Umask (User File Creation Mode Mask) refers to a function in POSIX (Portable Operating System Interface) environments. The Umask function involves the default file system mode for new files and directories of the current process.

Umask determines the existing file permissions not set for any newly created file. This function is expressed in octal representations. The permissions of a particular file created under a Umask value are determined using a set of bitwise operations. These include bitwise AND and bitwise NOT. It should be noted that the changes will take effect only during the current session.

In terms of full access, the value for files is 666, while the value for directories is 777. In most Unix shells, a specific Umask command affecting all processes being executed is present.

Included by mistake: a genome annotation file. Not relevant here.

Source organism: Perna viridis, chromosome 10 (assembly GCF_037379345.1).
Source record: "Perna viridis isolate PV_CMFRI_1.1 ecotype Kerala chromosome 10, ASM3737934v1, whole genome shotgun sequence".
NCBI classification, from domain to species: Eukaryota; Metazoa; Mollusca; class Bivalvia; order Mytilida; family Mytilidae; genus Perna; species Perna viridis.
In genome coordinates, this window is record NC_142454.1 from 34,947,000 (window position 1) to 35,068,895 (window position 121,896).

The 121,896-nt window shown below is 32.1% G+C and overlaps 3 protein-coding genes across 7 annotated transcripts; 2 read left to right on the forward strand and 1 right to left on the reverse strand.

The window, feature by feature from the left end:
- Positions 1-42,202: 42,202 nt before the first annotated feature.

Umask values can vary depending on the type of process being carried out. However, a few common Umask values are used in standard machines. One of these values is 022, which ensures that new files can only be modified by its creators. This prevents unauthorized individuals from accessing and editing the files in a particular work station.

Another example of a common Umask value is 002. This provides the appropriate amount of permission for the enabled file group. Through this value, multiple users can simultaneously access a file. This is useful in shared work areas where two or more users work on the same file.